US Coins

Dealer group plans ‘coin hunt’ in April

Almost every coin collector has experienced the thrill of finding something collectible in change. Whether the find is a silver dime or quarter dollar or a Wheat cent, observant collectors are rewarded for their knowledge with the occasional little treasure from an everyday transaction. 

Yet, 55 years after the removal of silver from circulating coinage and decades of massive mintages of all circulating denominations, the ability to assemble entire fun sets of classic U.S. coins has become almost only a memory. 

1936 Lincoln, Doubled Die Obverse centInside Coin World: 1917 and 1936 Lincoln, Doubled Die Obverse cents: Among the columns and features exclusive to the Feb. 11 issue of Coin World is “Coin Values Spotlight,” which this week focuses on two Lincoln, Doubled Die cents.

Rob Oberth and Roundtable Trading are trying to change that. During the Great American Coin Hunt, or GACH, a program conceived as a way to draw public interest to numismatics, participating dealers will voluntarily release numismatically significant items from their own stocks into circulation. Beginning during the American Numismatic Association’s National Coin Week, April 21 to 27, the dealers will put 1 million collectible coins into circulation.

Most people encounter circulating coinage everyday, and their ubiquity provides access to the largest conceivable market. The U.S. Mint, at the direction of Congress, has attempted to make America’s pocket change distinctive and educational through circulating commemorative coin programs such as the 50 States commemorative quarter dollars and the Westward Journey 5-cent coins. The GACH seeks to generate interest in coin collecting by releasing items that can both educate the uninitiated and provide things to look for in circulation for more knowledgeable people.

Between 250 and 300 dealers have agreed to deliberately release thousands of pieces from their own U.S. inventory into circulation at restaurants, retail and convenience stores, and in higher-traffic area such as airports, train stations, malls, and town squares according to Rob Oberth, one of the program’s organizers, who himself as pledged to spend 5,000 collectible coins. 

The purpose of the Great American Coin Hunt is to “get people who are not interested in numismatics to be interested in numismatics,” according to Oberth. The hunt is the product of conversations among Roundtable members and others in dealer and collector networks, particularly in Coin Dealers Helping Coin Dealers, Roundtable’s Facebook forum. For the past year, members have brainstormed ways to broaden the appeal of numismatics, as a response to the demographic challenges facing the hobby.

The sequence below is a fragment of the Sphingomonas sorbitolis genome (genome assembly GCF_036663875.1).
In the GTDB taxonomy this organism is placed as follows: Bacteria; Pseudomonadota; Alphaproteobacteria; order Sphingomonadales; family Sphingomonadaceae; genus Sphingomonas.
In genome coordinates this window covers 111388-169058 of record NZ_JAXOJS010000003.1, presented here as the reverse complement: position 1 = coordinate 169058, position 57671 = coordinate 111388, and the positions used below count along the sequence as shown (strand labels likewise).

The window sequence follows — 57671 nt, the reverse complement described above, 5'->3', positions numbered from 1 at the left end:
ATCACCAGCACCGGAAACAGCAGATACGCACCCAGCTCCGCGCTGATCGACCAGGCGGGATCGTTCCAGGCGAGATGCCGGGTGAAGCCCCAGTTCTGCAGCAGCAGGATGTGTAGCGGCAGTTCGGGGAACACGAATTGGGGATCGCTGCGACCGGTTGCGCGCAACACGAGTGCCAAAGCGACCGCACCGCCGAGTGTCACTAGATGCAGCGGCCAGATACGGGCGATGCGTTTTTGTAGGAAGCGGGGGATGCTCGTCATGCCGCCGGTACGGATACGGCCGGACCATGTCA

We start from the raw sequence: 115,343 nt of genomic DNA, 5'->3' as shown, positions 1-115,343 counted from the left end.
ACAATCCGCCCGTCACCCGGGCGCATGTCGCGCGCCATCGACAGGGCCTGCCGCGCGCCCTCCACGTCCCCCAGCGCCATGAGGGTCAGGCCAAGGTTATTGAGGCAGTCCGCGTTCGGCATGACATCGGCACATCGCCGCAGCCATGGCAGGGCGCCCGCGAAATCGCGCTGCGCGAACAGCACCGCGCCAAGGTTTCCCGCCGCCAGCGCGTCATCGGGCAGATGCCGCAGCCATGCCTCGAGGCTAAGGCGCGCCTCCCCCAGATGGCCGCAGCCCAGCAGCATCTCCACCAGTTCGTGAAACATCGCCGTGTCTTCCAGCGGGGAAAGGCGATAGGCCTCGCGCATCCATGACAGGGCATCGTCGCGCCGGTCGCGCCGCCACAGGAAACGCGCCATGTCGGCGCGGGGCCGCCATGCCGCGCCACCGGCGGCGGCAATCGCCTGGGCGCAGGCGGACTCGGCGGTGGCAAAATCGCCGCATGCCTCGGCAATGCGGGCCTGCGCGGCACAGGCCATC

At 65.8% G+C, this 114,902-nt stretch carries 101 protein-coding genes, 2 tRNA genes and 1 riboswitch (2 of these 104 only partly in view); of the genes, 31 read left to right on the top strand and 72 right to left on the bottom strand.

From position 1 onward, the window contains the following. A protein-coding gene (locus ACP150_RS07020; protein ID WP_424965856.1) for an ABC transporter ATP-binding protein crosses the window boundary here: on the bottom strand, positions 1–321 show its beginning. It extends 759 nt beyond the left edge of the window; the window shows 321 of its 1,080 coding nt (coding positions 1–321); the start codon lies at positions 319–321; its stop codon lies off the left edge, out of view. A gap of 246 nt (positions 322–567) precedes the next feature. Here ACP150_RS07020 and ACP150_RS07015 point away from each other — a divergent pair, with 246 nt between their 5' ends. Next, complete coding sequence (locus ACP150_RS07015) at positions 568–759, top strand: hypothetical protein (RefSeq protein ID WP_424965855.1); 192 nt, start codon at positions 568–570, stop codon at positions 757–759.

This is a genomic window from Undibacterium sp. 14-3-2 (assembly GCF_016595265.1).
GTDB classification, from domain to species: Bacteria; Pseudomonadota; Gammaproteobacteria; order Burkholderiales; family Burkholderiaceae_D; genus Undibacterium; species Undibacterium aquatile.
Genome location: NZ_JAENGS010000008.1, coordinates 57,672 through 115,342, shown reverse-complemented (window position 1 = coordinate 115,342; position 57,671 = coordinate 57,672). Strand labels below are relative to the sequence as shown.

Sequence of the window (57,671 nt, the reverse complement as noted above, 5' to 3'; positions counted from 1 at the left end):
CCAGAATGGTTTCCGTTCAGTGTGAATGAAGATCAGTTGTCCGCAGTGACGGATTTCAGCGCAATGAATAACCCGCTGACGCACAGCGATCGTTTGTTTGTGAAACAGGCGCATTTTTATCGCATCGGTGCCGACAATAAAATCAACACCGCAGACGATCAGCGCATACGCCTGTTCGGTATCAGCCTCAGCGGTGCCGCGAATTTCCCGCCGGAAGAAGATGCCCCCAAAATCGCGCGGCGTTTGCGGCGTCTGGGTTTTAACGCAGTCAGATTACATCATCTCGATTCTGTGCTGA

The practice of intentionally circulating rare collectible coins is not unique to the Great American Coin Hunt. Many individual dealers give away Indian Head 5-cent coins, Lincoln, Wheat cents, and other common but collectible coins  in change when customers pay cash, or use similar coins at many different kinds of businesses as a way of keeping numismatic items in circulation. The Great American Coin Hunt represents the largest-scale example of such efforts yet undertaken. 

Different dealers have pledged different amounts, ranging from a few hundred to, in the case of dealer and former ANA president Jeff Garrett, 25,000. The average planned release, according to Oberth, is around 2,000 coins. 

In addition to common collectible coins, some dealers will be using key dates as tips at restaurants (of course mentioning to the staff that their tip is worth more than a few cents) and placing hologram stickers on some of the common coins they put into circulation. These hologram coins will include instructions for the lucky recipient to find a participating dealer and exchange the coin for a key date of the dealer’s choice worth up to $100. Some dealers will include free cardboard albums with the coins, to nudge the lucky new owner toward working on a set, and perhaps a collection. 

The Great American Coin Hunt is being advertised heavily by dealers within and outside of Roundtable, and the hashtag #GreatAmericanCoinHunt has already been used widely; the Facebook campaign has been viewed by more than 10,000 people. Ads are being taken out in all major numismatic publications such as CoinWeek and Coin World, and according to Oberth, the organizers of the Great American Coin Hunt are trying to get the ANA also involved in the campaign.

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